3 things to know about Brazil’s presidential candidates
SAO PAULO (AP) – Brazil votes Sunday to elect its next president, and the choice could not be more stark.
Far-right congressman Jair Bolsonaro, who is leading the polls, has described a Brazil at war: with criminals, with corrupt politicians, with left-wing ideas and, in some ways, with itself. The former army captain’s official platform promises a “decent government, different from everything that landed us in an ethical, moral and fiscal crisis.”
The success of his campaign caught many by surprise as Bolsonaro tapped into an anti-establishment wave. He focused on cracking down on crime and wooing the business community with a promise to enact liberal economic policies.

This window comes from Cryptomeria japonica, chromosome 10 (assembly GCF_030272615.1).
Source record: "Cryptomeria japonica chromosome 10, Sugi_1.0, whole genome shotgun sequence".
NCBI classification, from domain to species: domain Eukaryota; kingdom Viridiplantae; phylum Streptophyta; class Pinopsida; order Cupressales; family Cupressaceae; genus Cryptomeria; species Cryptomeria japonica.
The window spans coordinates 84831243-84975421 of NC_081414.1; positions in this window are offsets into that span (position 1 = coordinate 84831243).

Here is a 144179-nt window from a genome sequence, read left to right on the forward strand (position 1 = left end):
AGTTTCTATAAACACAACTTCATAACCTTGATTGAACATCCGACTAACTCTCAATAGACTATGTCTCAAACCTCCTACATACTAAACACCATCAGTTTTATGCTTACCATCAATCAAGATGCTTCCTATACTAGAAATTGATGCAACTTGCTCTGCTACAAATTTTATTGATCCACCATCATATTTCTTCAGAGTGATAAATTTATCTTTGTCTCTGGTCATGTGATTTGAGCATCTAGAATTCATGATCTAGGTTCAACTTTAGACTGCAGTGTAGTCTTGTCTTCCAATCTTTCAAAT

Meanwhile, his rival, Fernando Haddad, is seen by many as a stand-in for his mentor and the founder of the Workers’ Party, former President Luiz Inacio Lula da Silva. Once wildly popular, da Silva was barred from running after a corruption conviction. He’s now serving a prison sentence. Haddad is his hand-picked successor, and the former mayor and education minister has strained to distinguish himself as his own man.
He has garnered the support of the party faithful, but a massive corruption scandal has thinned their ranks. And Haddad has struggled to inspire many beyond the base.
Here are three things to know about the candidates and their proposals: